The diffusion of IT for communication, managerial and operational considerations has pervaded the maritime industry. Even if the industry tended to be paper-intensive, the COVID-19 pandemic presented an urgent opportunity to digitalize transactions. However, the concurrent growing level of digitization and reliance on information systems has opened opportunities for cyber-related disruptions at ports.

Ports and the maritime industry have been increasingly targeted, with cyberattacks growth rates in triple digits since 2017. The causes of cybersecurity breaches can be intentional or unintentional, such as employee error (e.g. losing a laptop or a storage device retrieved by others, see figure 32). The consequences of such developments are multidimensional and range from data theft to operational disruptions impacting carriers and cargo owners.

Figure 32: Main sources of cyberattacks

Main sources of cyberattacks

Source: Adapted from IAPH (2021).

Cyberattacks are undertaken by a variety of agents guided by their own motivations and objectives. The core motivation remains financial gains and increasingly undertaken by specialized criminal groups. The use of ransomware is on the rise (box 3); this involves emails which aim to trick at least one recipient within an organization to open an attachment or an embedded link. Once this happens, the malware is activated and propagates through the internal network and infects as many computers as possible. In the case of ransomware, files on infected computers are encrypted, leaving the system unable to function; a message then appears that offers decryption if a payment is made to a specific cryptocurrency wallet.

Other emerging forms of cyberattacks are by activist groups trying to disrupt the IT system of a target organization. This can involve denial of service (DoS) attacks in which a server is overwhelmed with multiple requests. In this case, the motivations are not solely financial, but also aim to damage an organization’s reputation and disrupt its operations. Since cyberattacks continue to evolve in nature, an organization must continuously adapt to new threats, train personnel, and upgrade its IT systems.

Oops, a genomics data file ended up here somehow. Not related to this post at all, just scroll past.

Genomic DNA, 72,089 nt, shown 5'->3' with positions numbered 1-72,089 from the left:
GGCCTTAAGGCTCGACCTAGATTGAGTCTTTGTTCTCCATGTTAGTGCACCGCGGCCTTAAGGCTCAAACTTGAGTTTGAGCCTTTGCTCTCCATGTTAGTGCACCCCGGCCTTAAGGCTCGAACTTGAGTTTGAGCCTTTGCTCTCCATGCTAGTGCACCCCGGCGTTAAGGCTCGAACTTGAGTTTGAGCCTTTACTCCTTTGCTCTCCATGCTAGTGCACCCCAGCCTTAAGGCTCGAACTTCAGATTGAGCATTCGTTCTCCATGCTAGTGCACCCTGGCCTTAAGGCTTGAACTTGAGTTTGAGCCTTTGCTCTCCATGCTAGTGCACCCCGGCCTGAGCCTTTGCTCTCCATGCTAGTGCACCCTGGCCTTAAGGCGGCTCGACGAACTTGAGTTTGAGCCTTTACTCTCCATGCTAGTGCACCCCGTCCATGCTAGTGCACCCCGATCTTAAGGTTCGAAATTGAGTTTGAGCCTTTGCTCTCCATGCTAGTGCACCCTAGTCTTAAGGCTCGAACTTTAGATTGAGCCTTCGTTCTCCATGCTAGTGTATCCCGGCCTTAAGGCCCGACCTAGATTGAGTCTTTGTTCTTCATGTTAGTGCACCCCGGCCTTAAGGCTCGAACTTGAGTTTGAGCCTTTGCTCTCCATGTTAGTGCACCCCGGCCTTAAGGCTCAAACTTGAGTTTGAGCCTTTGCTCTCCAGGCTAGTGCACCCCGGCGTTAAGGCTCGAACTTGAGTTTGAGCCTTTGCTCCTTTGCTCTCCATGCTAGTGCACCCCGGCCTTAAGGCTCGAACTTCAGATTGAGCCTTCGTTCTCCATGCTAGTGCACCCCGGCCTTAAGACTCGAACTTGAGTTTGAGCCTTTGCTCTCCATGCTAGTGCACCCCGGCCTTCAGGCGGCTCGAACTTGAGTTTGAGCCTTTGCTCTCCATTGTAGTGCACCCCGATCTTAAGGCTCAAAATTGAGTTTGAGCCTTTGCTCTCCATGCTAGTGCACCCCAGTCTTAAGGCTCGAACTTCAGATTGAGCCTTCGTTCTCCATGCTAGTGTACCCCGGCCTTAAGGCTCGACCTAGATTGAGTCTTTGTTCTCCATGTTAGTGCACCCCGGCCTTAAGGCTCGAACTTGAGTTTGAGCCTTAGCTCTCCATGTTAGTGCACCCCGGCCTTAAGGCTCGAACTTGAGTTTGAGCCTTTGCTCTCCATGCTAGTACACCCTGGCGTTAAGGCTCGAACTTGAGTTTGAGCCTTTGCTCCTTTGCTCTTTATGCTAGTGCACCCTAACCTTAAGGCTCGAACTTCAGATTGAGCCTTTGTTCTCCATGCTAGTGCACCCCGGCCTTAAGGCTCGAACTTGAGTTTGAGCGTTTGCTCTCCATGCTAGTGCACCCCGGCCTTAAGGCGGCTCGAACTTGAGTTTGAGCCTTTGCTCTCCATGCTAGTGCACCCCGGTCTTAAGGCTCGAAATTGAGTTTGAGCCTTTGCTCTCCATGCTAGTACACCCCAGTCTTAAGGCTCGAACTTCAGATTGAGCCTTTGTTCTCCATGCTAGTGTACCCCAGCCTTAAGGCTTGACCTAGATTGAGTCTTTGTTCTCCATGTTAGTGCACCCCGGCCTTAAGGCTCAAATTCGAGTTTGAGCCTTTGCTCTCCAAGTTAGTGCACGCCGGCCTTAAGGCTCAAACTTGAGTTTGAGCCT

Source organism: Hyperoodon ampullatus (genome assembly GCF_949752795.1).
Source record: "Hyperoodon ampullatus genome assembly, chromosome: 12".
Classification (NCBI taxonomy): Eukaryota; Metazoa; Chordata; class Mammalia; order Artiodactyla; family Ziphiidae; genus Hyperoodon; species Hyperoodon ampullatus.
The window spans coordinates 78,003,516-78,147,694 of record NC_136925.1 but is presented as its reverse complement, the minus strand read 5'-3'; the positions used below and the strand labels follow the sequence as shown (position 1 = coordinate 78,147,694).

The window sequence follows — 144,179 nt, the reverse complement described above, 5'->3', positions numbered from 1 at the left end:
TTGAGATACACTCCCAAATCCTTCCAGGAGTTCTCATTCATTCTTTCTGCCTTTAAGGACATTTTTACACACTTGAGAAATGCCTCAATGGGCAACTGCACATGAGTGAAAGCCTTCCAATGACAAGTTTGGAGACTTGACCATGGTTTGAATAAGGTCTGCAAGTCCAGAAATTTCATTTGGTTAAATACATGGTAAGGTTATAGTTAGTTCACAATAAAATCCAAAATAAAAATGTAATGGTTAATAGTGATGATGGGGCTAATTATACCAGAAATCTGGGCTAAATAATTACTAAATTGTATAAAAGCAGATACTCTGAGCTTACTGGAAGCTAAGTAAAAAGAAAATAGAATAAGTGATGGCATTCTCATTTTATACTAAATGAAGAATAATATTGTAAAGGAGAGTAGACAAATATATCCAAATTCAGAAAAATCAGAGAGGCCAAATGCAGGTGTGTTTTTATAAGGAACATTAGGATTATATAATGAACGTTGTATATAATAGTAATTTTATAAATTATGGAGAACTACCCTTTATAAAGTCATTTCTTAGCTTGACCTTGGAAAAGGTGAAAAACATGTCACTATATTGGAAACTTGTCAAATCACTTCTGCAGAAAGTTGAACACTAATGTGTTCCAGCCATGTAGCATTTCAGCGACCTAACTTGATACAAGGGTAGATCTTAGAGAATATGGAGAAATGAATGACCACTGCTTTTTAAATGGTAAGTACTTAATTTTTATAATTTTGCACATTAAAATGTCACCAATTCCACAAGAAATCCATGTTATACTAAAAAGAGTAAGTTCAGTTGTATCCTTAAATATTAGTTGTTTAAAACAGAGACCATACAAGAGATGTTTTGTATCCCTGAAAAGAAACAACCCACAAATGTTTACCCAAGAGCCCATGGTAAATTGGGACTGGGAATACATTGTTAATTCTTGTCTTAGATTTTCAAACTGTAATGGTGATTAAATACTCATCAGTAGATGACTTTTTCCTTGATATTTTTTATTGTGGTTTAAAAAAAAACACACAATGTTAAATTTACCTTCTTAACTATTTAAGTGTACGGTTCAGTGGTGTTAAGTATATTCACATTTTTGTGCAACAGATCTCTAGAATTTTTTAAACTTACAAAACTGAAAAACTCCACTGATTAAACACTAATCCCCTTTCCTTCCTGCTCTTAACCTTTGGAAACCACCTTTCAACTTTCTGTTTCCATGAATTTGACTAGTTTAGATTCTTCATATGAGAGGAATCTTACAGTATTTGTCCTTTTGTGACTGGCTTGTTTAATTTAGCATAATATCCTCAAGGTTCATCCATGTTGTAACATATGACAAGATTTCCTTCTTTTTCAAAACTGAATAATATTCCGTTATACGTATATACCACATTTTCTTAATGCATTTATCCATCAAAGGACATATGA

Box 3: Petya ransomware cyber-attack on Maersk

In the Summer of 2017, a cyber-attack using “Petya” ransomware affected the Maersk group. Maersk contained the attack but had to shut down multiple systems to prevent the malware from spreading. For a short while, Maersk Line was unable to accept new electronic bookings on its own systems. Its APM terminals division suffered from the effects of the attack at 17 port terminals worldwide, including shutdowns or severe slowdowns for cargo operations at Nhava Sheva (JNPT), Rotterdam, Mobile, Alabama, Port Elizabeth and the Port of Los Angeles. Some terminals had to reserve extra storage space for export containers that were temporarily stranded by APM’s inability to access booking data. The event sent shock waves through the supply chain, causing all parties to re-evaluate their cybersecurity defenses.

Source: Notteboom T. et al (2022).